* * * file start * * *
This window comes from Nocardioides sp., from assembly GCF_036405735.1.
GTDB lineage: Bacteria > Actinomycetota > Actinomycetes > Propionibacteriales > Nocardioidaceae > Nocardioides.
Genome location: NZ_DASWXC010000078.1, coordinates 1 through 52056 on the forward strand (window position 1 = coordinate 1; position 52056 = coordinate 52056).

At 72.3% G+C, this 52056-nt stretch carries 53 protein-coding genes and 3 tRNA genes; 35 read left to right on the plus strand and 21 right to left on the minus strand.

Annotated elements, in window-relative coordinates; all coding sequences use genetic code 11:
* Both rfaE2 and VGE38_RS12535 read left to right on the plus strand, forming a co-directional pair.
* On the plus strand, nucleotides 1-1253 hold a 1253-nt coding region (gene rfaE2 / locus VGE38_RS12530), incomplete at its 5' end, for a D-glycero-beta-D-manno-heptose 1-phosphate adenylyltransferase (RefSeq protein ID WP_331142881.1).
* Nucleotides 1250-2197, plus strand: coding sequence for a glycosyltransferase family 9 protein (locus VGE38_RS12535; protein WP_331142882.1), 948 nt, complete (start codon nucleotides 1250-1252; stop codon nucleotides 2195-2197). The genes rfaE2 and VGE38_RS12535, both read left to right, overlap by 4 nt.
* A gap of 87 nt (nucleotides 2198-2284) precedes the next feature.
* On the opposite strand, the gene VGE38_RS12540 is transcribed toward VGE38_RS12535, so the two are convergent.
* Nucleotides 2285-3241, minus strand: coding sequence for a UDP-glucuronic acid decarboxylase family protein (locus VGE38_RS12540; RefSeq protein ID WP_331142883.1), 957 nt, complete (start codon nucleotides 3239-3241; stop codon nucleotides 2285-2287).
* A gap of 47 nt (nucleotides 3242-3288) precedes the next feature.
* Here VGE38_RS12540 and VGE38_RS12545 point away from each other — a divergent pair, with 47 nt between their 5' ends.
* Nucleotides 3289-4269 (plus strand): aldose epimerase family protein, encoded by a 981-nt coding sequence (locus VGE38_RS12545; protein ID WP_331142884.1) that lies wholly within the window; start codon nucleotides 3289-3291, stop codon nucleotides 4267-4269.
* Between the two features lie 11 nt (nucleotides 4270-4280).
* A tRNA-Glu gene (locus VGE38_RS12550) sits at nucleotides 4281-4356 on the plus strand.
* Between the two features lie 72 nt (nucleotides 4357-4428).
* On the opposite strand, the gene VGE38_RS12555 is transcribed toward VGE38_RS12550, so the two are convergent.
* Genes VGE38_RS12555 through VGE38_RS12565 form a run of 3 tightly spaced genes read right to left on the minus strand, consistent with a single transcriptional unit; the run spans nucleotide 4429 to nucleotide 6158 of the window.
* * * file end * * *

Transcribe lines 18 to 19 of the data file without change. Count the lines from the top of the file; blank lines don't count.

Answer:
* On the opposite strand, the gene VGE38_RS12555 is transcribed toward VGE38_RS12550, so the two are convergent.
* Genes VGE38_RS12555 through VGE38_RS12565 form a run of 3 tightly spaced genes read right to left on the minus strand, consistent with a single transcriptional unit; the run spans nucleotide 4429 to nucleotide 6158 of the window.